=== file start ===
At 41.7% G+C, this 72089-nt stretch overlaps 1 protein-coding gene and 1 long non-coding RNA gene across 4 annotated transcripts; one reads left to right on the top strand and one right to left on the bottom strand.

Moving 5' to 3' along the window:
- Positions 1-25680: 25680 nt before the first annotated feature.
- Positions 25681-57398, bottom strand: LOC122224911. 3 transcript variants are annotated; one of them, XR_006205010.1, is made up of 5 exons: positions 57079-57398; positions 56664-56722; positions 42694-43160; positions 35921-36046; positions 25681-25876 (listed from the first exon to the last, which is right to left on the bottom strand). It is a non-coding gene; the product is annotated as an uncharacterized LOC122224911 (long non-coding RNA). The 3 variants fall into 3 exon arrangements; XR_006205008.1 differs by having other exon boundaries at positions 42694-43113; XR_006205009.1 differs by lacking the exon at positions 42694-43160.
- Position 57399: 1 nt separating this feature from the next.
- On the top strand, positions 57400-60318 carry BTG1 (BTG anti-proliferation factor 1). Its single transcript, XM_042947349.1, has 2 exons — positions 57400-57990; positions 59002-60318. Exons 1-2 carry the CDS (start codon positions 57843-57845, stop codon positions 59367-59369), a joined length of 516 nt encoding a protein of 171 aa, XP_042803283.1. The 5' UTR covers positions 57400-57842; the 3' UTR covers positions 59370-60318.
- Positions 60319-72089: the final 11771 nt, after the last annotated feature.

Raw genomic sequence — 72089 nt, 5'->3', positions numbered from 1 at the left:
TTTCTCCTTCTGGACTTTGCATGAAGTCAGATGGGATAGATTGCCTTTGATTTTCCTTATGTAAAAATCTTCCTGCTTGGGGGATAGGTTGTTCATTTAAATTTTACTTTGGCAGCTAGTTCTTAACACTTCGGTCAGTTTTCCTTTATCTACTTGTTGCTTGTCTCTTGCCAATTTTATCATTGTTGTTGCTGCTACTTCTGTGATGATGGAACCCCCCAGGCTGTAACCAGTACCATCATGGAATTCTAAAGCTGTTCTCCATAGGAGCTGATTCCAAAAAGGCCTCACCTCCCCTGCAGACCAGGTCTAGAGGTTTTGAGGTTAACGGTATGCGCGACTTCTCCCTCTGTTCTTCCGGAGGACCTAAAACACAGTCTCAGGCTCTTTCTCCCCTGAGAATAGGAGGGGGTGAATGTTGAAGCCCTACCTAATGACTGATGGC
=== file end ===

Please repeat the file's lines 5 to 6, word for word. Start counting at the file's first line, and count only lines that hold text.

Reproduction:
- Position 57399: 1 nt separating this feature from the next.
- On the top strand, positions 57400-60318 carry BTG1 (BTG anti-proliferation factor 1). Its single transcript, XM_042947349.1, has 2 exons — positions 57400-57990; positions 59002-60318. Exons 1-2 carry the CDS (start codon positions 57843-57845, stop codon positions 59367-59369), a joined length of 516 nt encoding a protein of 171 aa, XP_042803283.1. The 5' UTR covers positions 57400-57842; the 3' UTR covers positions 59370-60318.